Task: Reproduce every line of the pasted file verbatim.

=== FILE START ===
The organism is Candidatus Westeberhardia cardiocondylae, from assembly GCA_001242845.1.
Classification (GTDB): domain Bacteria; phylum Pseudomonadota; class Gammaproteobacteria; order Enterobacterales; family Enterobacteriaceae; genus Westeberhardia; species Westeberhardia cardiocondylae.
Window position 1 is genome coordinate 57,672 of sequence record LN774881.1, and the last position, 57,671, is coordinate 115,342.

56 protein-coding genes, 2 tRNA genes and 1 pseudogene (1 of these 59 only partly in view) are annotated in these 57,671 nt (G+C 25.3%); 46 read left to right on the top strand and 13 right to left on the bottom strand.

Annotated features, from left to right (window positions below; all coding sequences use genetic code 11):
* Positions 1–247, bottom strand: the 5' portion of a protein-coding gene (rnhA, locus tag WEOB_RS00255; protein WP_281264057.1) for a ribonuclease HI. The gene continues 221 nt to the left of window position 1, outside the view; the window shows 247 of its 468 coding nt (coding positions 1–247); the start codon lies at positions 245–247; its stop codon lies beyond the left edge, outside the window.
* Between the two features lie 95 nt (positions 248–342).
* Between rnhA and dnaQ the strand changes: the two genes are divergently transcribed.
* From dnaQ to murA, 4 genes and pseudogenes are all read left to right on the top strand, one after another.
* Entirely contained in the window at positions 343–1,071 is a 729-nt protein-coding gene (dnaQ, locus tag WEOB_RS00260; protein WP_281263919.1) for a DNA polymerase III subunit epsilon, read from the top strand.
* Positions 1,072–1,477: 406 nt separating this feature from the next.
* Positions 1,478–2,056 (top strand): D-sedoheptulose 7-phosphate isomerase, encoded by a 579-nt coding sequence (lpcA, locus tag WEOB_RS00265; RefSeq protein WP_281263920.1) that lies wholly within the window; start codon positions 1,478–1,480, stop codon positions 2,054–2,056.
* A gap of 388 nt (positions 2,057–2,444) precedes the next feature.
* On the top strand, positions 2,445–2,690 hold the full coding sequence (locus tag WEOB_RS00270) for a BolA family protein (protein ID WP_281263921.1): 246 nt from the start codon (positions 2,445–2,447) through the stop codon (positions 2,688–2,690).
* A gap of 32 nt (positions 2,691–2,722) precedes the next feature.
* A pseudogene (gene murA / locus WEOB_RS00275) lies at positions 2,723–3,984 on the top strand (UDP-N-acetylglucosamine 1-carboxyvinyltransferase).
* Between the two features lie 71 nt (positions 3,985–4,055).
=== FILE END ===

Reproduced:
The organism is Candidatus Westeberhardia cardiocondylae, from assembly GCA_001242845.1.
Classification (GTDB): domain Bacteria; phylum Pseudomonadota; class Gammaproteobacteria; order Enterobacterales; family Enterobacteriaceae; genus Westeberhardia; species Westeberhardia cardiocondylae.
Window position 1 is genome coordinate 57,672 of sequence record LN774881.1, and the last position, 57,671, is coordinate 115,342.

56 protein-coding genes, 2 tRNA genes and 1 pseudogene (1 of these 59 only partly in view) are annotated in these 57,671 nt (G+C 25.3%); 46 read left to right on the top strand and 13 right to left on the bottom strand.

Annotated features, from left to right (window positions below; all coding sequences use genetic code 11):
* Positions 1–247, bottom strand: the 5' portion of a protein-coding gene (rnhA, locus tag WEOB_RS00255; protein WP_281264057.1) for a ribonuclease HI. The gene continues 221 nt to the left of window position 1, outside the view; the window shows 247 of its 468 coding nt (coding positions 1–247); the start codon lies at positions 245–247; its stop codon lies beyond the left edge, outside the window.
* Between the two features lie 95 nt (positions 248–342).
* Between rnhA and dnaQ the strand changes: the two genes are divergently transcribed.
* From dnaQ to murA, 4 genes and pseudogenes are all read left to right on the top strand, one after another.
* Entirely contained in the window at positions 343–1,071 is a 729-nt protein-coding gene (dnaQ, locus tag WEOB_RS00260; protein WP_281263919.1) for a DNA polymerase III subunit epsilon, read from the top strand.
* Positions 1,072–1,477: 406 nt separating this feature from the next.
* Positions 1,478–2,056 (top strand): D-sedoheptulose 7-phosphate isomerase, encoded by a 579-nt coding sequence (lpcA, locus tag WEOB_RS00265; RefSeq protein WP_281263920.1) that lies wholly within the window; start codon positions 1,478–1,480, stop codon positions 2,054–2,056.
* A gap of 388 nt (positions 2,057–2,444) precedes the next feature.
* On the top strand, positions 2,445–2,690 hold the full coding sequence (locus tag WEOB_RS00270) for a BolA family protein (protein ID WP_281263921.1): 246 nt from the start codon (positions 2,445–2,447) through the stop codon (positions 2,688–2,690).
* A gap of 32 nt (positions 2,691–2,722) precedes the next feature.
* A pseudogene (gene murA / locus WEOB_RS00275) lies at positions 2,723–3,984 on the top strand (UDP-N-acetylglucosamine 1-carboxyvinyltransferase).
* Between the two features lie 71 nt (positions 3,985–4,055).